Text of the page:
CPL Lewis Edward Milam
In memory of our fallen brother
few, we happy few, we band of brothers; for he to-day that sheds
his blood with me shall be my brother"
35th Infantry Regiment
"Not For Fame or Reward
Not For Place or For Rank
But In Simple Obedience To
Duty as They Understood It"
The 35th Infantry Regiment Association salutes our fallen brother, CPL Lewis Edward Milam, who died in the service of his country on March 21st, 1967 in Kontum Province, Vietnam. The cause of death was listed as Small Arms/AW. At the time of his death Lewis was 20 years of age. He was from Gadsen, Alabama. Lewis is honored on the Vietnam Veterans Memorial at Panel 17E, Line 8.
The decorations earned by CPL Lewis Edward Milam include: the Combat Infantryman Badge, the Bronze Star with V, the Purple Heart, the National Defense Service Medal, the Vietnam Service Medal, the Vietnam Campaign Medal and the Vietnam Cross of Gallantry with Palm Unit Citation.
(From Lewis' half brother Paul Daugherty)
Lewis grew-up in a little town community named Tabor about ten miles from Noccalula Falls, above Gadsden, Alabama. He was always a good kid. He loved to whistle from the time he was small. He would get his fishing pole, throw it across his shoulder, and off to the creek he would go. Sometimes when I took him fishing, I would have to remind him to stop whistling so he would not scare the fish off. He also loved to go hunting in the winter. He loved the outdoors.
There wasn't a lot to do in this little community. They would play ball in a cow pasture. Lewis was there if he wasn't working. He had a wicked knuckle ball; there were not many that could hit that ball when he threw it! They also got together and played horse shoes at this little country store. Lewis and his Dad were champions of the horseshoe games.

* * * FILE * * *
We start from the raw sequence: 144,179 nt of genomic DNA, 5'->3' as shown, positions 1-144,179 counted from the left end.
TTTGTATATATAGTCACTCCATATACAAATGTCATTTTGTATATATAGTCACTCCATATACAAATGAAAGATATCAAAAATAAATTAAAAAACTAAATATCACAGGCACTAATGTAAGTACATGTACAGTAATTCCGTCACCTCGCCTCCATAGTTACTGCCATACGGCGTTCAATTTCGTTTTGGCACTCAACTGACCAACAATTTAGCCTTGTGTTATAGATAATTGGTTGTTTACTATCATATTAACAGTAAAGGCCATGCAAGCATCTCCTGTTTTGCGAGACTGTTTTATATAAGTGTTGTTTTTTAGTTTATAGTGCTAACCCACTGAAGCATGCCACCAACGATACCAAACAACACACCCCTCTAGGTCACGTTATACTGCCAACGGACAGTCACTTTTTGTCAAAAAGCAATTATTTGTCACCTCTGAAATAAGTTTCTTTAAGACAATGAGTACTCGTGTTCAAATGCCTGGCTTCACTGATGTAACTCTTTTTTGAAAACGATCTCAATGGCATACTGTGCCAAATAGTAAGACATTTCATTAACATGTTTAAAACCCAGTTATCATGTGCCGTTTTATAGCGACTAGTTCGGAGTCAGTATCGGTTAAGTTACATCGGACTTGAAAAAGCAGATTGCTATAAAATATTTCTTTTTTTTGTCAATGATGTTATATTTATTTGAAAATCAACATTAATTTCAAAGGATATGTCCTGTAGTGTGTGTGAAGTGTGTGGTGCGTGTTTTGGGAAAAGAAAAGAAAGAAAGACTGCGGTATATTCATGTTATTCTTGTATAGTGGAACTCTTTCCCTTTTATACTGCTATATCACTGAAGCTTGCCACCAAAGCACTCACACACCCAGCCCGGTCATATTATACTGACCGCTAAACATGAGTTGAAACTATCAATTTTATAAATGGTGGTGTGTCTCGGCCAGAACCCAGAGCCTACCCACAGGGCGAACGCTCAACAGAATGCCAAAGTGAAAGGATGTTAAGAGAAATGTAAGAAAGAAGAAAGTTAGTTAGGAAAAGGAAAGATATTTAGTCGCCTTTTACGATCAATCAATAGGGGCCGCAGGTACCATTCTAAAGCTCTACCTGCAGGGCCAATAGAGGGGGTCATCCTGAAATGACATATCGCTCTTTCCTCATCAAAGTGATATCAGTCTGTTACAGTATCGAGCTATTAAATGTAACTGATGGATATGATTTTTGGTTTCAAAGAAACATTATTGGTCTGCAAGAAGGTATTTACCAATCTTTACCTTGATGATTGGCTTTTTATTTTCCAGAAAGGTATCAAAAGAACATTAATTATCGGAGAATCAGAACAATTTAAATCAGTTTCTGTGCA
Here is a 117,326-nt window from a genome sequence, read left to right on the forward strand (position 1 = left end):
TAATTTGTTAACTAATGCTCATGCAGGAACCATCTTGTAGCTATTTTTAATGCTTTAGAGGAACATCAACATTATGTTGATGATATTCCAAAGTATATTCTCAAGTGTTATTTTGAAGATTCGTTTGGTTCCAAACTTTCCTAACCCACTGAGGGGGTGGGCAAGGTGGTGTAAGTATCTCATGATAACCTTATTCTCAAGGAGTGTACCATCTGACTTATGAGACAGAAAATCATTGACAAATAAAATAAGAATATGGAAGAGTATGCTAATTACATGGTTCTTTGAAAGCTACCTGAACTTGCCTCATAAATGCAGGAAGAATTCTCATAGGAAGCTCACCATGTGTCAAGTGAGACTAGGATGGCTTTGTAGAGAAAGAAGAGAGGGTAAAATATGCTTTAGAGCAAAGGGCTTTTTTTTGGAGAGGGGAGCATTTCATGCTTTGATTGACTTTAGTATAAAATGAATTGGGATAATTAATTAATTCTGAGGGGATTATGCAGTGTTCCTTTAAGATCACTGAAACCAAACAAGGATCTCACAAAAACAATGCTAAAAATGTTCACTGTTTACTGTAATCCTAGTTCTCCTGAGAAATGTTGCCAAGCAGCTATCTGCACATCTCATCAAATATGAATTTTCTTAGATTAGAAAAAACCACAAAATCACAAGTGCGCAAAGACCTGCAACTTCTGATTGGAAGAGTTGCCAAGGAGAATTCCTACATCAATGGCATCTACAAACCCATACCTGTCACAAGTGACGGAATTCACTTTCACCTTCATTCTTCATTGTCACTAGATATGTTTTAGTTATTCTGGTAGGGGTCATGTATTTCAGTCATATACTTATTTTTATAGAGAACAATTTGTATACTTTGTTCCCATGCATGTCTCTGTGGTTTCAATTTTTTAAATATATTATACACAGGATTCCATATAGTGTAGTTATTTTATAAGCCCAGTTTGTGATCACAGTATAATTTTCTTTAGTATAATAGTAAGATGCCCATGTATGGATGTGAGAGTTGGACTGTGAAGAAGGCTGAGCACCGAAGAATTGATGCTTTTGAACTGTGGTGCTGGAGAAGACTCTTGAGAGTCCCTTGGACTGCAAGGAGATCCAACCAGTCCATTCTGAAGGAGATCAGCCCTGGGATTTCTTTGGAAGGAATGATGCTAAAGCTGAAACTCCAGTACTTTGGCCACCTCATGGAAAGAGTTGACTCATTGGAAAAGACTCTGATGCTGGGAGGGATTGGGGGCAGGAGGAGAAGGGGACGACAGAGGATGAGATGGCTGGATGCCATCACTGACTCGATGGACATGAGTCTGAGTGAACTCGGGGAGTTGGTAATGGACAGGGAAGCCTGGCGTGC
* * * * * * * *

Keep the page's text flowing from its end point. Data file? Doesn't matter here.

Lewis was engaged to a sweet little girl and planned on getting married when he returned.
He had an older car that he was having restored; it is still there today. He was the last of the Milam's; they were trying to get him out of Vietnam and the Army did pull out a Milam but he was the wrong one. His mother grieved for him until the day that she died. His mother and Dad are both deceased. He has two sisters, one half sister, and two half brothers living. He also has nieces and nephews still living. He has a great-nephew named after him.
Lewis was my half brother but to this day my heart aches for him. He had 52 days left to serve before he came home. We found out that he had made sergeant and do not think he knew it. Hopefully we will meet again in heaven.
(Lewis' Bronze Star with V reads in part)
Corporal Milam was serving as a rifleman in the Third Platoon of Company C, Second Battalion, 35th Infantry, while on a search and destroy mission. While moving over dense, mountainous terrain, his platoon was engaged by a numerically superior enemy force. Corporal Milam reacted instantly, returned the hostile fire, and took cover.
He realized that from his covered position, it was impossible to place effective fire on the enemy. Disregarding his personal safety and the threat to his life, Corporal Milam, in the midst of enemy bullets, moved to a new position where he could place more effective fire on the enemy. It was during this daring act of bravery that Corporal Milam was mortally wounded. His actions were an inspiration to the men around him and spurred them to victory.
His personal courage and devotion to duty are in keeping with the highest traditions of the military service and reflect great credit upon himself, his unit, and the U.S. Army.